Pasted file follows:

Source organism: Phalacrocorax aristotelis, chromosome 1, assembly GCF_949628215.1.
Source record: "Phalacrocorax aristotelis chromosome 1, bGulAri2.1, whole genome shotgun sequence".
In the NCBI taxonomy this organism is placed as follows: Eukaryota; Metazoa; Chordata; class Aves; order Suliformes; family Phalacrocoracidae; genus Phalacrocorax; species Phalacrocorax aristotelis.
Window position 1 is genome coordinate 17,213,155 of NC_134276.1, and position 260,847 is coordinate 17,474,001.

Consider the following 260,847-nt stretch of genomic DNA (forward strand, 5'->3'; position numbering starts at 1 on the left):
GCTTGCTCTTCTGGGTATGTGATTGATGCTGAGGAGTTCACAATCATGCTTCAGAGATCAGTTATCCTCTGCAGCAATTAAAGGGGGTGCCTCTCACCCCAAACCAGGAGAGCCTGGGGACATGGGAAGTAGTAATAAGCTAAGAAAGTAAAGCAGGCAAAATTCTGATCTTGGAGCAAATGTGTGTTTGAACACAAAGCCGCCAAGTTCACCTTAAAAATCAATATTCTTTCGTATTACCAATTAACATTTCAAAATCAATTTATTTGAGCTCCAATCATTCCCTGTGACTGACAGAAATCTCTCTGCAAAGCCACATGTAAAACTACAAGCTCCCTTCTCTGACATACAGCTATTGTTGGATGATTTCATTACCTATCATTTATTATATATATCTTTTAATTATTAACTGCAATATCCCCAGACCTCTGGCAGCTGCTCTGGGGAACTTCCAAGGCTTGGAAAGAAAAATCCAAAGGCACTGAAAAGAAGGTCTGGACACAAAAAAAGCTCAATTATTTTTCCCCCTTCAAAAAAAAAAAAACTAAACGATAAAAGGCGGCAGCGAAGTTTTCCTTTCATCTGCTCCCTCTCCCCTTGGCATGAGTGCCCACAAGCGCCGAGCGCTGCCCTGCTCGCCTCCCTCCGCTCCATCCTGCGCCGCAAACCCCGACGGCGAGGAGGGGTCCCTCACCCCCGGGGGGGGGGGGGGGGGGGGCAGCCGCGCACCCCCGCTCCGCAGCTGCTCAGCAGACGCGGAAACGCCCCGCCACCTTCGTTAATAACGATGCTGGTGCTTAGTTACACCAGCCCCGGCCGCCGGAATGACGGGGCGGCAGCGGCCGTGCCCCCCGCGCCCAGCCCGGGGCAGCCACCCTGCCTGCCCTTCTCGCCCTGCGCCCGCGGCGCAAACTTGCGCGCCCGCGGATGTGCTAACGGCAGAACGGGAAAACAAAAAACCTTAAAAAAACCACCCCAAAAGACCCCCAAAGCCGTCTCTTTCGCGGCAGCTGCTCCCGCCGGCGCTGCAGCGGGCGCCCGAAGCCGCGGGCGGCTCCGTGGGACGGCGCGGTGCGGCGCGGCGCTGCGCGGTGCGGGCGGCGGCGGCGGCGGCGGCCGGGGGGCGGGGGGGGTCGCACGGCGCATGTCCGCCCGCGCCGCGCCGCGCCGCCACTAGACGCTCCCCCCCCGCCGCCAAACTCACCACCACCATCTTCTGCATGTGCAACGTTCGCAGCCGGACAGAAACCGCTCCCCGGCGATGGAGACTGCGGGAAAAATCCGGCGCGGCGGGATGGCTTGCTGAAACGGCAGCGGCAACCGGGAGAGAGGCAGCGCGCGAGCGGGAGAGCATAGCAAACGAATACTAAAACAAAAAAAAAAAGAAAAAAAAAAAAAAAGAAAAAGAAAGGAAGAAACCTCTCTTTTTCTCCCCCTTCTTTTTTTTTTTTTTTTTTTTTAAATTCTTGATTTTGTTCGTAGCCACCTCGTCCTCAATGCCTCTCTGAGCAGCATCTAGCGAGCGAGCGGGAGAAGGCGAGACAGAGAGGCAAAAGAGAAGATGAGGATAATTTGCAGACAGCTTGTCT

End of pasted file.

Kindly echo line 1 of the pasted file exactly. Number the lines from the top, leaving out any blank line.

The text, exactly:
Source organism: Phalacrocorax aristotelis, chromosome 1, assembly GCF_949628215.1.